For a given outlier detection algorithm, true outliers occupy top positions with respect to the nonoutliers among suspicious instances; then the rank-power (RP) of the algorithm is said to be high. If is the number of true outliers found within top instances and denotes the rank of the th true outlier, then the metric rank-power (RP) is given by

RP reaches the maximum value 1 when all true outliers are in the top positions. Larger value of RP implies better performance of an algorithm.

4.2. Experiments on Synthetic Dataset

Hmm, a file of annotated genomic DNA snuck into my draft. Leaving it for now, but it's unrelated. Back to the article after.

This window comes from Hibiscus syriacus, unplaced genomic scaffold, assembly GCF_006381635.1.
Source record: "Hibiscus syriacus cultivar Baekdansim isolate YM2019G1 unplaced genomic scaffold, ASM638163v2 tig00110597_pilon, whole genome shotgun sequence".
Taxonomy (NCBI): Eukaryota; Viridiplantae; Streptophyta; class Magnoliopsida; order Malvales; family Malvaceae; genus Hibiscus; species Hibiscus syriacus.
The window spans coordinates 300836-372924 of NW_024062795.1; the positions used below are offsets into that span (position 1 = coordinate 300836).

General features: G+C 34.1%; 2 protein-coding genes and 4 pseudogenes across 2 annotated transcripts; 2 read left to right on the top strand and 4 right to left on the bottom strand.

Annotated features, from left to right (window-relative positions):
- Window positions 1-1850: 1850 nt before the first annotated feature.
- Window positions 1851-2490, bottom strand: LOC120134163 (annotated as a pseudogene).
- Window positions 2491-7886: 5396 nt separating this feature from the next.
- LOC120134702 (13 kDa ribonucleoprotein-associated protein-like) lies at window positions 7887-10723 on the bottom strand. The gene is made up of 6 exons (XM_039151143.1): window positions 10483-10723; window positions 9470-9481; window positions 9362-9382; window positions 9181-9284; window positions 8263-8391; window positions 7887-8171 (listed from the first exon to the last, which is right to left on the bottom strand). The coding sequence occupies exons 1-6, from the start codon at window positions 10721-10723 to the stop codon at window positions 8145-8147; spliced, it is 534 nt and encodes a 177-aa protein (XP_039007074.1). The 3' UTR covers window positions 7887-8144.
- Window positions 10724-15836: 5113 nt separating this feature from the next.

A two-dimensional synthetic dataset with two cluster patterns is generated from Gaussian distribution to intuitively compare the outlier detection results of the proposed method against the other four algorithms mentioned above. The mean vectors of the two clusters are and , respectively, and the covariance matrixes of them are and . As Figure 2(a) shows, a total of 199 samples are contained in the synthetic dataset, in which there are 183 normal samples (within two clusters) and 16 outliers (cluttered between two clusters). 13 normal objects are labeled and marked as symbol “” and 5 outliers are labeled and marked with symbol “”, while the rest samples are unlabeled marked with “.” Figures 2(b)2(f), respectively, illustrate the outlier detection results on the synthetic dataset by using LOF, NN, SVDD, EODSP, and SSOD-AFW, where the red colored symbols “” denote the detected suspicious outliers. Here, the value of parameter (size of neighborhood) in LOF and NN is assigned to 3. Gauss kernel function is chosen in SVDD and we set the bandwidth and the trade-off coefficient . Besides, the Euclidean distance threshold in EODSP is set as 0.1 and the percentage of negative set is set to . The parameter settings of the proposed algorithm are , , and . In addition to SVDD, the top 16 objects with the highest outlying scores are considered as the results in the other four algorithms.